SALISBURY, MD---High Tide in Dorchester, a documentary by Tom Horton of Salisbury University’s Environmental Studies Department, makes its TV debut on Maryland Public Television (MPT) 9 p.m. Tuesday, April 24. Co-produced with cinematographer David Harp and filmmaker Sandy Cannon Brown, the film follows Horton through Dorchester County, MD, where he spent much of his youth. He revisits the tidal Chesapeake Bay landscapes of his childhood, many of which are now underwater.
PNC Bank, a recognized leader in university banking, and Salisbury University have for med a new partnership which will lead to additional financial literacy programs for students, more ATMs throughout campus, and increased banking convenience and services for all, including faculty and staff. The partnership will result in an elevated presence for PNC at student and employee orientations as well as student move-ins and Survival of Arrival.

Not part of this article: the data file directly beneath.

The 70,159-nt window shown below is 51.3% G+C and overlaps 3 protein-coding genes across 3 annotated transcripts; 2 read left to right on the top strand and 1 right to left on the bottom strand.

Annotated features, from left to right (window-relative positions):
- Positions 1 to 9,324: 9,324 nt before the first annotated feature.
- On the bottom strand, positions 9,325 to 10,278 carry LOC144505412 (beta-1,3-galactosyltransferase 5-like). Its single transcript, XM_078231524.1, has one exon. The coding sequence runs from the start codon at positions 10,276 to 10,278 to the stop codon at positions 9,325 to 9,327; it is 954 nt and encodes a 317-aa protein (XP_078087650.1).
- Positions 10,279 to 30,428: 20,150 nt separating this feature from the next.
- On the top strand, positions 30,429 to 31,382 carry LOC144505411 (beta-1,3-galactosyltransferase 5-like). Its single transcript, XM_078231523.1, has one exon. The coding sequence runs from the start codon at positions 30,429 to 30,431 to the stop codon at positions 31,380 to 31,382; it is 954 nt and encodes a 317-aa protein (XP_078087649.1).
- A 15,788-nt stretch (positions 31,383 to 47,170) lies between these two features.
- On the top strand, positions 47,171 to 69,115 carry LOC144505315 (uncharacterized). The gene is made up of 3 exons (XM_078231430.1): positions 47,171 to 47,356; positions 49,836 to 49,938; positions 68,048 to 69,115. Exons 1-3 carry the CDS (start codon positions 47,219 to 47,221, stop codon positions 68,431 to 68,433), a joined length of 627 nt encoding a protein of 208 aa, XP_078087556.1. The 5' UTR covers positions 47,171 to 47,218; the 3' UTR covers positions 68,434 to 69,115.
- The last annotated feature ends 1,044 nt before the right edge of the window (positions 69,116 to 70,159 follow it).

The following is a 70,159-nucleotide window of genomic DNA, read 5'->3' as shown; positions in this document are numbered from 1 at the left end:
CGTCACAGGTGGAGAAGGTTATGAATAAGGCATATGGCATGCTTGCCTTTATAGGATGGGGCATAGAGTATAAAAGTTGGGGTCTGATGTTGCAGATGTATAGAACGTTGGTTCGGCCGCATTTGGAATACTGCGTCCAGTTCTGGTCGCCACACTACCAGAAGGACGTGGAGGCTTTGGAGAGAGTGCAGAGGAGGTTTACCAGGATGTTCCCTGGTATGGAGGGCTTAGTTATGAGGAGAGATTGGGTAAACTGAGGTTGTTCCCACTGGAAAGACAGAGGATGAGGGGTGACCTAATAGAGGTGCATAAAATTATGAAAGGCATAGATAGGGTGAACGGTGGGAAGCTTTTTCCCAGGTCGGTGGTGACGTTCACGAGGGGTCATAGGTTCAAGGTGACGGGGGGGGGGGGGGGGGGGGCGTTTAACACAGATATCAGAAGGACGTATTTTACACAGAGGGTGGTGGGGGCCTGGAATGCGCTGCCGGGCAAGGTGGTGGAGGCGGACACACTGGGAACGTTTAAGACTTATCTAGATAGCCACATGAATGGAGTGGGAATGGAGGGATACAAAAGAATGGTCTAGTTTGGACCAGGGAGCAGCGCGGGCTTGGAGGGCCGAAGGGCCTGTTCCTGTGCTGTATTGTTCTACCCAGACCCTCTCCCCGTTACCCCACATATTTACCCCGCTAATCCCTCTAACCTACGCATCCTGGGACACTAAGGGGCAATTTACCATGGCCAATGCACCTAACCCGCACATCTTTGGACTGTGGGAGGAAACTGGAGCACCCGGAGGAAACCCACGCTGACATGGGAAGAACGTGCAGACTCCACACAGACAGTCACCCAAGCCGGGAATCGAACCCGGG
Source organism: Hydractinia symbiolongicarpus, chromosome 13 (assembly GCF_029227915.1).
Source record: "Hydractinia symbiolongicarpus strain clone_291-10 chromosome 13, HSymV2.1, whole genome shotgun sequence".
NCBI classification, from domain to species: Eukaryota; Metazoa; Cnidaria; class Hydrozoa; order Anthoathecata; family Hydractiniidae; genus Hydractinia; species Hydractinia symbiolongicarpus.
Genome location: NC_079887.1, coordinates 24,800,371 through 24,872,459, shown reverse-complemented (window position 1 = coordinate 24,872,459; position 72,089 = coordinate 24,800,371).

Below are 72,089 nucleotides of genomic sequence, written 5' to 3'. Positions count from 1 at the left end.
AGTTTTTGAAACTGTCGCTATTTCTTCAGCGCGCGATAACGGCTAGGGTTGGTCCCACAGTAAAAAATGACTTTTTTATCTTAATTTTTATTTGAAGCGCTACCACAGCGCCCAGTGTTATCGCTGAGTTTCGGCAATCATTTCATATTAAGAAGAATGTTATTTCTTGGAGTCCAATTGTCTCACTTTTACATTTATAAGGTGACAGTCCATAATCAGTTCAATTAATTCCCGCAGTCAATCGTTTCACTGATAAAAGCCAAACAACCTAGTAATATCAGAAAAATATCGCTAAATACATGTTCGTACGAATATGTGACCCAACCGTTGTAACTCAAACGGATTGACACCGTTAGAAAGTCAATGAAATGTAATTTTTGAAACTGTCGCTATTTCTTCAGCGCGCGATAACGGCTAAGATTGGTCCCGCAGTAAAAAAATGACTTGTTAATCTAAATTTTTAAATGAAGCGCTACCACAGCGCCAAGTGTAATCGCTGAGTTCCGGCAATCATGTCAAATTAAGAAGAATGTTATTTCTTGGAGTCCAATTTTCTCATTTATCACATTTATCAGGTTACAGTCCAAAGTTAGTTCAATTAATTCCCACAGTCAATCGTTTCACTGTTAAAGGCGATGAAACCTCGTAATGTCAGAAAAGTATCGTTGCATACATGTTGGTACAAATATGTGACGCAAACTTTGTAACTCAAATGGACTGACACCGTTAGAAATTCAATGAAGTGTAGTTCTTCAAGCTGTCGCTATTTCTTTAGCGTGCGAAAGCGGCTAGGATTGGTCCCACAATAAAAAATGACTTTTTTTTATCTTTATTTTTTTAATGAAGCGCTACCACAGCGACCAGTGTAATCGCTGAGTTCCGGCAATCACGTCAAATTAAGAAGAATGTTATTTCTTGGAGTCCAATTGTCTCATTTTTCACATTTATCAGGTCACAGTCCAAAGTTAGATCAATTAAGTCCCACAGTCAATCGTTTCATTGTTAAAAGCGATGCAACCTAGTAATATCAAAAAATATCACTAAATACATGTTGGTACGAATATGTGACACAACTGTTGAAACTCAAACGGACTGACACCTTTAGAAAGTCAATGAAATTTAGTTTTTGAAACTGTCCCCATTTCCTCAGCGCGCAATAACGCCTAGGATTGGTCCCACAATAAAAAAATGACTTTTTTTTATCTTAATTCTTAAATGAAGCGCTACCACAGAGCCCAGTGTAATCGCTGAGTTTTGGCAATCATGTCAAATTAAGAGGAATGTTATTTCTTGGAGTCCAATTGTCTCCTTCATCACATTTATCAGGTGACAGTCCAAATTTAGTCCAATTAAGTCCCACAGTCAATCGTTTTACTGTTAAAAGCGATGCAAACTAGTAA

Salisbury University President Janet Dudley-Eshbach and Salisbury Mayor Jake Day recently joined nearly 600 SU students from 36 organizations who united to help the community during the 14th annual Big Event cleanup day. President Dudley-Eshbach thanked the students for all they have done for the community and for helping to build positive town-gown relations. The students cheered with Day’s rallying cry of “Go Gulls!” before spreading out to help dozens of campus neighbors with yardwork and other outdoor household chores.